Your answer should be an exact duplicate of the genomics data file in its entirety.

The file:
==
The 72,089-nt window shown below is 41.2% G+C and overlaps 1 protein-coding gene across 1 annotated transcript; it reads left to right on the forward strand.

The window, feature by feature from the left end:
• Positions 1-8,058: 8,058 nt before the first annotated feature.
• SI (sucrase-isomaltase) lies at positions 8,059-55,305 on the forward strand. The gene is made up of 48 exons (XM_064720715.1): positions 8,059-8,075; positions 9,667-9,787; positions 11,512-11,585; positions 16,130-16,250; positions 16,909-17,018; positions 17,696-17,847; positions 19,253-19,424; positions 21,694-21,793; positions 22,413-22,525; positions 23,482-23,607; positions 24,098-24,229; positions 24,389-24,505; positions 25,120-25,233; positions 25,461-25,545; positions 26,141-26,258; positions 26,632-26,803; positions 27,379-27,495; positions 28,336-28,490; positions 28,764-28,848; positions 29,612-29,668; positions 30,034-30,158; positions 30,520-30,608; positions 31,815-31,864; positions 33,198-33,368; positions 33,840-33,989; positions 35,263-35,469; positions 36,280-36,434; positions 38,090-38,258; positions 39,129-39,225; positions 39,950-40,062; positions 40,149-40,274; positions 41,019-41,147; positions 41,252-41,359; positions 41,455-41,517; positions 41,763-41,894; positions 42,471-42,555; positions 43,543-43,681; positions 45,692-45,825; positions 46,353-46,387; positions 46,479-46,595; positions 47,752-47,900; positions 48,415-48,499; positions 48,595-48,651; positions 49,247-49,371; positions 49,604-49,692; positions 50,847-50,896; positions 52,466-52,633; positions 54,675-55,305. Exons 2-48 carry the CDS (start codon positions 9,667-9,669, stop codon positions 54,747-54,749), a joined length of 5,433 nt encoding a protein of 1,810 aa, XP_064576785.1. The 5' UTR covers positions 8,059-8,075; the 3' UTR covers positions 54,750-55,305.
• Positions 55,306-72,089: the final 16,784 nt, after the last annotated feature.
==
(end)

The 72,089-nt window shown below is 41.2% G+C and overlaps 1 protein-coding gene across 1 annotated transcript; it reads left to right on the forward strand.

The window, feature by feature from the left end:
• Positions 1-8,058: 8,058 nt before the first annotated feature.
• SI (sucrase-isomaltase) lies at positions 8,059-55,305 on the forward strand. The gene is made up of 48 exons (XM_064720715.1): positions 8,059-8,075; positions 9,667-9,787; positions 11,512-11,585; positions 16,130-16,250; positions 16,909-17,018; positions 17,696-17,847; positions 19,253-19,424; positions 21,694-21,793; positions 22,413-22,525; positions 23,482-23,607; positions 24,098-24,229; positions 24,389-24,505; positions 25,120-25,233; positions 25,461-25,545; positions 26,141-26,258; positions 26,632-26,803; positions 27,379-27,495; positions 28,336-28,490; positions 28,764-28,848; positions 29,612-29,668; positions 30,034-30,158; positions 30,520-30,608; positions 31,815-31,864; positions 33,198-33,368; positions 33,840-33,989; positions 35,263-35,469; positions 36,280-36,434; positions 38,090-38,258; positions 39,129-39,225; positions 39,950-40,062; positions 40,149-40,274; positions 41,019-41,147; positions 41,252-41,359; positions 41,455-41,517; positions 41,763-41,894; positions 42,471-42,555; positions 43,543-43,681; positions 45,692-45,825; positions 46,353-46,387; positions 46,479-46,595; positions 47,752-47,900; positions 48,415-48,499; positions 48,595-48,651; positions 49,247-49,371; positions 49,604-49,692; positions 50,847-50,896; positions 52,466-52,633; positions 54,675-55,305. Exons 2-48 carry the CDS (start codon positions 9,667-9,669, stop codon positions 54,747-54,749), a joined length of 5,433 nt encoding a protein of 1,810 aa, XP_064576785.1. The 5' UTR covers positions 8,059-8,075; the 3' UTR covers positions 54,750-55,305.
• Positions 55,306-72,089: the final 16,784 nt, after the last annotated feature.